The Vank Church is one of the most beautiful and largest churches in the Jolfa vicinity of Esfahan. Its gilded ceiling, interior section of the dome and fine historical paintings are matchless. Internally, the walls are adorned with oil paintings that are also gilded similar to that of Iranian art. Religious paintings revealing an Italian touch can be observed here. The founder of this structure was Shah Soltan Hossain Safavid.
The cathedral was established in 1606, built by the hundreds of thousands of Armenians that were forcibly resettled by Shah Abbas I in his new capital as part of his scorched-earth policy in Armenia during the Ottoman War of 1603-1618.
The cathedral stands in New Jufa, Isfahan's Armenian quarter that was established in 1606.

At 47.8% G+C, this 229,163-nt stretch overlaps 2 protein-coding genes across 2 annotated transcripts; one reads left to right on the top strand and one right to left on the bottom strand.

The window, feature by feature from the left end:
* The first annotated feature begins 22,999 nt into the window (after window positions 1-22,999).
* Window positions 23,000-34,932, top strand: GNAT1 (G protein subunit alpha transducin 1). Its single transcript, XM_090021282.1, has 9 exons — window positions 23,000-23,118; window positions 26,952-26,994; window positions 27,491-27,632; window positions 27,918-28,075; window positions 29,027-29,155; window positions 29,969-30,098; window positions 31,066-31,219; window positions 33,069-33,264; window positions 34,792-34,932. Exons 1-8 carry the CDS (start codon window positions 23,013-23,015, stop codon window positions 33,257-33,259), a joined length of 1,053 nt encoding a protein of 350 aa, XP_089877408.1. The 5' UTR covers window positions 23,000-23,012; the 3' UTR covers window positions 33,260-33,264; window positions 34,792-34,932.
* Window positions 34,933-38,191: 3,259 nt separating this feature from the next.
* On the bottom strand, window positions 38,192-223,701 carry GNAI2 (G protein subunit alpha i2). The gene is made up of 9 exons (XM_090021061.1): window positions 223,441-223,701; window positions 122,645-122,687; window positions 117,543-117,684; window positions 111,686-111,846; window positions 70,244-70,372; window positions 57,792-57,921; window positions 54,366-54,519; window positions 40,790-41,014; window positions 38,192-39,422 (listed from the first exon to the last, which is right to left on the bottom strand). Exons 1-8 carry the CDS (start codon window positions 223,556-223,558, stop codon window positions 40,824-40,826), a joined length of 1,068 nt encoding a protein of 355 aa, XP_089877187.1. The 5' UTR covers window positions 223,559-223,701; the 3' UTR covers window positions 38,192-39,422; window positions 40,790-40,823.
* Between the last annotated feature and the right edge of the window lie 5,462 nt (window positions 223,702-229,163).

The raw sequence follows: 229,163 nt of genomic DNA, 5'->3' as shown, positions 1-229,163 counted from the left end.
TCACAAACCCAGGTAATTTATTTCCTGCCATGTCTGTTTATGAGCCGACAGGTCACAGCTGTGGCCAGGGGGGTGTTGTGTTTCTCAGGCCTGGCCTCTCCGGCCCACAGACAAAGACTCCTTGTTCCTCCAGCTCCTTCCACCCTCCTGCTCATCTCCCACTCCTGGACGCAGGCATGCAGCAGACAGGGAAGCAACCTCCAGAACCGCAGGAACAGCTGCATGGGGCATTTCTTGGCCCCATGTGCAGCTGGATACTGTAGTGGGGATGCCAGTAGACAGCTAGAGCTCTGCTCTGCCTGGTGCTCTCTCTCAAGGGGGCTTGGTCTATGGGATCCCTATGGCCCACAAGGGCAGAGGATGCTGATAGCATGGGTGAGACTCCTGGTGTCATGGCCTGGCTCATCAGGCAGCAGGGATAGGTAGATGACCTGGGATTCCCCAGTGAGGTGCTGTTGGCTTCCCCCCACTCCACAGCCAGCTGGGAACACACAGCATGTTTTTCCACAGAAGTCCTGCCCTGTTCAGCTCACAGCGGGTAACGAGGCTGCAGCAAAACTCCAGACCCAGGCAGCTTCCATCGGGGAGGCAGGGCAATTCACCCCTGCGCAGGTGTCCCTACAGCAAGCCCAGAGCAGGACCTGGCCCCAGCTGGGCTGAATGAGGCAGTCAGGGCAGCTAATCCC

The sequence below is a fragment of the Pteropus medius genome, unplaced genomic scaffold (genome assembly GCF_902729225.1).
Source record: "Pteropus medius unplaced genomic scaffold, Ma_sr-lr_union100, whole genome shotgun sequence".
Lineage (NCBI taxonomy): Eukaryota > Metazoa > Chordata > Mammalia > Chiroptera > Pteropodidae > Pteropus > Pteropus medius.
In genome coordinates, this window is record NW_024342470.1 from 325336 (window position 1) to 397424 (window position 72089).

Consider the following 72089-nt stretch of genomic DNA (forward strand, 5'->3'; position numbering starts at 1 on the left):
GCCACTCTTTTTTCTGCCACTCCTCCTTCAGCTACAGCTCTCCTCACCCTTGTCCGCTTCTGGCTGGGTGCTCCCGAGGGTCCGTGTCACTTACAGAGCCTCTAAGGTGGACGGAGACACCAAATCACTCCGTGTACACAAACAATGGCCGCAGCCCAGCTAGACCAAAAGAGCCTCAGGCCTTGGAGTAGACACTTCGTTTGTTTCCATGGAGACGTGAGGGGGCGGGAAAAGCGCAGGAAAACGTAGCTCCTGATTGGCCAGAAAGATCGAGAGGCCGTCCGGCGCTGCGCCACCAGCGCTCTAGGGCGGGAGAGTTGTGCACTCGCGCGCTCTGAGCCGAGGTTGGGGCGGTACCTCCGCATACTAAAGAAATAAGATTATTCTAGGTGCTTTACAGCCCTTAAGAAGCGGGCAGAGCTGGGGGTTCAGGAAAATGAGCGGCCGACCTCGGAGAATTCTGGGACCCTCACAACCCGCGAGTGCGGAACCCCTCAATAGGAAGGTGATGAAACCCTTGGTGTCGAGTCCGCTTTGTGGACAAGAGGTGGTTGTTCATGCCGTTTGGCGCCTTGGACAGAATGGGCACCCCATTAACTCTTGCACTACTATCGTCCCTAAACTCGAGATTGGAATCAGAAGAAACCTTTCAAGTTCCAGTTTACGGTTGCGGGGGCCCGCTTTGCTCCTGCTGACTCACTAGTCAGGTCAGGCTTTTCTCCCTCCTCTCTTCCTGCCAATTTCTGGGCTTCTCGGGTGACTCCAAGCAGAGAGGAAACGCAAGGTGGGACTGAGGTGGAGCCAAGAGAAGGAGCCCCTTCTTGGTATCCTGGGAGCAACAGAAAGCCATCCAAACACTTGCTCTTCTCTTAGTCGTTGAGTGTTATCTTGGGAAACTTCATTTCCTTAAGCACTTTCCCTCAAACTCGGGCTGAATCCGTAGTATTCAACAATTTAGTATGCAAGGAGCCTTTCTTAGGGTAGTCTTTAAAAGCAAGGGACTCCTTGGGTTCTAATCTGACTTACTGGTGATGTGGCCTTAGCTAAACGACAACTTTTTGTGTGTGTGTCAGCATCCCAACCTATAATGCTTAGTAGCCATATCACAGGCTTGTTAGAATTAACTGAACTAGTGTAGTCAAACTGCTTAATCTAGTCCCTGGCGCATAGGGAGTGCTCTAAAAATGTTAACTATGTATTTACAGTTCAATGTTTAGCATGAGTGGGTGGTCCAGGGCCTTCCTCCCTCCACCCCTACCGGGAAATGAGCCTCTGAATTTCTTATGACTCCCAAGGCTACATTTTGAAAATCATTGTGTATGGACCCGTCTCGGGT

The interior is covered with fine frescos and gilded carvings and includes a wainscot of rich tile work. The delicately blue and gold painted central dome depicts the Biblical story of the creation of the world and man's expulsion from Eden. Pendentives throughout the church are painted with a motif of a cherub's head surrounded by folded wings typical of Armenian art. The ceiling above the entrance is painted with delicate floral motifs in the style of Persian miniature. Two sections, or bands, of murals run around the interior walls: the top section depicts events from the life of Jesus, while the bottom section depicts tortures inflicted upon Armenian martyrs by the Ottoman Empire.